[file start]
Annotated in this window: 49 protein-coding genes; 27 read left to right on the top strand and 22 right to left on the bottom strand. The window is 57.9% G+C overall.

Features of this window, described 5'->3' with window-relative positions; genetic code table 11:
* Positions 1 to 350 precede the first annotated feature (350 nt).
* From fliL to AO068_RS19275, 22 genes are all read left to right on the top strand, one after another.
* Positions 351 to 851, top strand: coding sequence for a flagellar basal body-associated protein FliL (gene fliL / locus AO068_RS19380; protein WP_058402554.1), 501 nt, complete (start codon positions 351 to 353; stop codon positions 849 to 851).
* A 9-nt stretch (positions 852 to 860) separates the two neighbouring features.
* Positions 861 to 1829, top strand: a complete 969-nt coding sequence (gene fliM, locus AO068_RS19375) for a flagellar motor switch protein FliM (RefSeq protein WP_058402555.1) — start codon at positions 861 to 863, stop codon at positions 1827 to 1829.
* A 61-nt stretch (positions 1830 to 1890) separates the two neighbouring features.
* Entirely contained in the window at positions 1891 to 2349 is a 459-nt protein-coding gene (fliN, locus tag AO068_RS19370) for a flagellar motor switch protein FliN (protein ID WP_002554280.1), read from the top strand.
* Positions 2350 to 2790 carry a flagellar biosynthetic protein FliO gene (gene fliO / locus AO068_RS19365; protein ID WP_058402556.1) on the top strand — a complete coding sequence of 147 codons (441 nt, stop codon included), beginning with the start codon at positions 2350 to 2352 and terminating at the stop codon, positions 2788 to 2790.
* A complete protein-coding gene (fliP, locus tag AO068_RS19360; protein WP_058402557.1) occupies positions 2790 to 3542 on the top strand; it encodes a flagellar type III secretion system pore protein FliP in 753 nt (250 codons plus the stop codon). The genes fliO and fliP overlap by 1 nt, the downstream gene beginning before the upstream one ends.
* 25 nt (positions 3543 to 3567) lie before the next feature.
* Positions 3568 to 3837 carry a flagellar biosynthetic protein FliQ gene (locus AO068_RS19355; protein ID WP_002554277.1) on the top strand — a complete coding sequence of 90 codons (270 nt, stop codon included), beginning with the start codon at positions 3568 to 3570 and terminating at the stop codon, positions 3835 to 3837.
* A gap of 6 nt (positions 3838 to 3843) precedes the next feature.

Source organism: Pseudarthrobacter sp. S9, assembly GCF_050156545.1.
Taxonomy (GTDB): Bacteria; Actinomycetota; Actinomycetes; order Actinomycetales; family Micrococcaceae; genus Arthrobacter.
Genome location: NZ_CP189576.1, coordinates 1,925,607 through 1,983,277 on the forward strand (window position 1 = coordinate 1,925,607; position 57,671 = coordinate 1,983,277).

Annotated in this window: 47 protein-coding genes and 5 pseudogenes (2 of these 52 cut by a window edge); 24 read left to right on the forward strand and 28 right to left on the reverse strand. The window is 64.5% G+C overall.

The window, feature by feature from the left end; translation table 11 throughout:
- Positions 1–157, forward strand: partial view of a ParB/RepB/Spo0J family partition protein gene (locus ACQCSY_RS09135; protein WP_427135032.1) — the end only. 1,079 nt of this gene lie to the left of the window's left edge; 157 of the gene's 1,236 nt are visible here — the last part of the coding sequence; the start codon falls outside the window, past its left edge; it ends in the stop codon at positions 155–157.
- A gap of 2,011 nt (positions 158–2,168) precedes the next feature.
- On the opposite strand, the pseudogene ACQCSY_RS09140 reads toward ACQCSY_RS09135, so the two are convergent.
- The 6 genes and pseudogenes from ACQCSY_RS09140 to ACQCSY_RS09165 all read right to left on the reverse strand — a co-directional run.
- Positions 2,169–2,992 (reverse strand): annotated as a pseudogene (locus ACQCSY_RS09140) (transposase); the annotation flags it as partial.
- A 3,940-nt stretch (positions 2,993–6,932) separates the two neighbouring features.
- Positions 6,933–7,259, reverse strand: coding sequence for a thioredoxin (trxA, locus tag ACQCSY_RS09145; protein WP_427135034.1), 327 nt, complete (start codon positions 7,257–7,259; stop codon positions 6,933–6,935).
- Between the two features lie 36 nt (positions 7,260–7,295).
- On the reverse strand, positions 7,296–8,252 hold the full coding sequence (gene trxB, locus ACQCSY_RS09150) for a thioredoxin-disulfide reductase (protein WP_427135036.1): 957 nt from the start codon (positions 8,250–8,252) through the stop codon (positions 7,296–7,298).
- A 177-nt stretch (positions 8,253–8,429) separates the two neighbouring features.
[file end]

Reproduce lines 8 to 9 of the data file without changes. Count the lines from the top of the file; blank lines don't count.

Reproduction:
* A 61-nt stretch (positions 1830 to 1890) separates the two neighbouring features.
* Entirely contained in the window at positions 1891 to 2349 is a 459-nt protein-coding gene (fliN, locus tag AO068_RS19370) for a flagellar motor switch protein FliN (protein ID WP_002554280.1), read from the top strand.